That was what Matt told himself, over and over again, in the days following their visit to Santa. He was just some New Age-type who took out his frustration at the hoardes of ankle-biters he had to deal with by saying weird crap to them. Hell, there were worse hobbies out there.
So he tried to forget. Abbie actually helped, careful not to say anything about it where there was a chance their dad might overhear. She got this glow in her eyes, sometimes, like she had a secret she was cuddling close to her chest, but he could pretend that was about anything.
There were some things, though, that he'd stopped pretending about a long time ago. The sound of his dad shouting could wake him up out of the deepest sleep, and even if it didn't the feel of Abbie burrowing into his bed would have done the trick. They lay there, listening, Matt's arms tight around Abbie and eyes squeezing shut against the urge to go in there. He'd sworn to his mother he wouldn't, no matter what he heard, but when a thump rattled the walls it was only Abbie's arms locked around him that kept him in place.
Finally, it had been quiet for long enough that Abbie's breath had slowed into sleep. He eased back, careful not to wake her as he slipped out of bed. Then, with practiced, silent feet, he made his way into the kitchen.
His mother was sitting on the floor, a ratty bathrobe around her shoulders and a pack of frozen peas pressed to her eye. He'd seen that package a lot, over the years, even though he didn't think they'd ever actually eaten peas.
When she saw him, she smiled. It looked as tired as she did. "Hey, kiddo."
Matt sat down beside her. That way, if his hands clenched, she wouldn't see it. "What was it this time?"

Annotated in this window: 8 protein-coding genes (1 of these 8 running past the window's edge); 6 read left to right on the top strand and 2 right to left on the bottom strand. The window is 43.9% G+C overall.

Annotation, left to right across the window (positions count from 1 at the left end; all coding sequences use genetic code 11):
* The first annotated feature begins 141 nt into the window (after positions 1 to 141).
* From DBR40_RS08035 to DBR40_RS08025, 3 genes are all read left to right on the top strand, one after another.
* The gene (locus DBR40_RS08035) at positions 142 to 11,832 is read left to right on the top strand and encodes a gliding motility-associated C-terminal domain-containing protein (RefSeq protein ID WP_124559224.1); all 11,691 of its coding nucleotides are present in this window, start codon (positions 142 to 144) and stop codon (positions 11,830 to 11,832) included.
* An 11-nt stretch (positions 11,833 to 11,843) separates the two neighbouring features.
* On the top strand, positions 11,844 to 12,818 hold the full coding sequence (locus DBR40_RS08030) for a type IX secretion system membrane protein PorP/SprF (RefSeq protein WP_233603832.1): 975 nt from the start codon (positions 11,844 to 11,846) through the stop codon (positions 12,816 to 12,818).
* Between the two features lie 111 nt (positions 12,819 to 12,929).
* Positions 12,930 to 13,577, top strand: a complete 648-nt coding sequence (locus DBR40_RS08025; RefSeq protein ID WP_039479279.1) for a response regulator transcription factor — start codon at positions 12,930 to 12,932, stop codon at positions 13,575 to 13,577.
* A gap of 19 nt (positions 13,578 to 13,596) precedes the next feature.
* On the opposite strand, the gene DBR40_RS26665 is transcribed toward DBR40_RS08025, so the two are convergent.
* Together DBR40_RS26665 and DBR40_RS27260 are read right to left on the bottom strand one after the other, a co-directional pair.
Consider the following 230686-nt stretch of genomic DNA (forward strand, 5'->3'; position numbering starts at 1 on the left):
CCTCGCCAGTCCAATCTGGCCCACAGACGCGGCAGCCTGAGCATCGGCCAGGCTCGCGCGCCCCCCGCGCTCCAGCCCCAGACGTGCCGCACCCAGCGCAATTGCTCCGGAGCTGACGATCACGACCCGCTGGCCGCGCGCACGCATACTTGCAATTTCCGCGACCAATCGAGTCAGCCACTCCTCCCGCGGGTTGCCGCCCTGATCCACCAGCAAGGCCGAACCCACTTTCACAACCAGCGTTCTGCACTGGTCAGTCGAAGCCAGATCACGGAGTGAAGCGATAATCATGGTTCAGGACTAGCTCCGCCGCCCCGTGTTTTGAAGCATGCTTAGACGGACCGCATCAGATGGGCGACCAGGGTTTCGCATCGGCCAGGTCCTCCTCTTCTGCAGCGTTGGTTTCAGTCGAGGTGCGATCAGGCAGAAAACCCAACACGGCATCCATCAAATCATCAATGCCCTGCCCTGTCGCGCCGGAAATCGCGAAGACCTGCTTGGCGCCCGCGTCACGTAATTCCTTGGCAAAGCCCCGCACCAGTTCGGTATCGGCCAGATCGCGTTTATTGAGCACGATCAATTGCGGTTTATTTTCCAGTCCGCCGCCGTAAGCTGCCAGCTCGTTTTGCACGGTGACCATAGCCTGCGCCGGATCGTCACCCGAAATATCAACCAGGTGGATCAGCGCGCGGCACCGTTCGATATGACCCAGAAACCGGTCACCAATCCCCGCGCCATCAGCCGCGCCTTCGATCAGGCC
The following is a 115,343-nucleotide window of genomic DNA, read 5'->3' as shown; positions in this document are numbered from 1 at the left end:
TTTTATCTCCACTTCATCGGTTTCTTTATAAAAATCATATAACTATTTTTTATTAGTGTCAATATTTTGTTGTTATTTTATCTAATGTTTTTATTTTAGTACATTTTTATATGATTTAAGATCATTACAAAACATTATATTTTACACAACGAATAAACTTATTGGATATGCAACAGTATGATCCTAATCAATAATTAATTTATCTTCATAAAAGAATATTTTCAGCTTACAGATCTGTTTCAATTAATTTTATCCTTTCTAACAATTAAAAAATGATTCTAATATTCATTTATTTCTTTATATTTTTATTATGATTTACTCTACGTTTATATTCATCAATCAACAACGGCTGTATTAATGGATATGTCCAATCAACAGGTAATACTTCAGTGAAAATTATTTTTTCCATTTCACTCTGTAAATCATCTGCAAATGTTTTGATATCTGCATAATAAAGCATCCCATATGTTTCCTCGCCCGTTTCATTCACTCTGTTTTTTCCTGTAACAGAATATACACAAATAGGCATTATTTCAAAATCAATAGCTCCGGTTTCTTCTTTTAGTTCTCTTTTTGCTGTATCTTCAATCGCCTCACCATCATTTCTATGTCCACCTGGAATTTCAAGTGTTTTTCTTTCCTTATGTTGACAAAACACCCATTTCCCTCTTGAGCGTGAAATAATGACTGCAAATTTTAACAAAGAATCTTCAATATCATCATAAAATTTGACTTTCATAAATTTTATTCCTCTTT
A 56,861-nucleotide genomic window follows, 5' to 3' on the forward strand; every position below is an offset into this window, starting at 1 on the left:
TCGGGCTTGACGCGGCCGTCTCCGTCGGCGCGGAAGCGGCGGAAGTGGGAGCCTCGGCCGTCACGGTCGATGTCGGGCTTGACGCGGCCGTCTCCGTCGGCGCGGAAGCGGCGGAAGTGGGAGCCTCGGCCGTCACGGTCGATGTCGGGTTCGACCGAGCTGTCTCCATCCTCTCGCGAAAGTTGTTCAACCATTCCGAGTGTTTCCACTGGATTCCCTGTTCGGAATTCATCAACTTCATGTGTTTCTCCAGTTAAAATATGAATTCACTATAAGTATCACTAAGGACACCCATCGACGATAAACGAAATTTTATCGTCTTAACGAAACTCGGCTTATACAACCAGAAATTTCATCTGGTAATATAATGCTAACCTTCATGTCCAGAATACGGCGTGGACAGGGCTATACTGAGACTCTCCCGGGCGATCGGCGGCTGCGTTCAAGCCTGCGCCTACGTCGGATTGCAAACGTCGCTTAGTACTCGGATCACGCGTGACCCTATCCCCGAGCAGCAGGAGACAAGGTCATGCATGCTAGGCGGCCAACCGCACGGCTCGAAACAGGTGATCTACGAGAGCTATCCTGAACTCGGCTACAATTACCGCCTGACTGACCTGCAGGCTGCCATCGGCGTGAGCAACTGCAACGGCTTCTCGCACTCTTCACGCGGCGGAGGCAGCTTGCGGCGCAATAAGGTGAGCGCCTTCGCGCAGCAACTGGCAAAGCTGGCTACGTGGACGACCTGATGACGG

She sighed, the smile disappearing off her face. "It doesn't matter."
His fingers curled, mirroring the tight ball of rage in his chest. "He shouldn't do it at all."
She looked solemn. "No, he shouldn't." Moving the bag, she leaned over carefully and pressed a kiss against his cheek. "But I would rather it happen to me than you."
His eyes burned with all the tears he'd never let himself cry. "There has to be something I can do."
His mom looked like she was about to cry herself. "Just keep protecting your sister. Please."
Over the next few days, Matt thought long and hard about a lot of things he'd told himself not to think about. He stole a soda and a mini-pack of sandwich cookies from the convenience store on the corner, hiding it in his secret stash spot. They never had a Christmas tree, but he cleared off a spot on top of the cardboard box next to the bed.
On Christmas Eve, after his dad had safely passed out, Matt got one of his mom's coffee mugs from the kitchen. He carefully filled it with half the soda, then set it next to the unopened package of cookies. Then he sat back on his heels, looking at his meager offerings.
It was stupid. He was stupid.
Still, Matt closed his eyes. "Dear Santa," he whispered into the darkness, "please make sure he can't hurt us anymore."
He made himself go to bed after that, staring at the ceiling and trying hard not to think about anything at all. He had no idea when he went to sleep.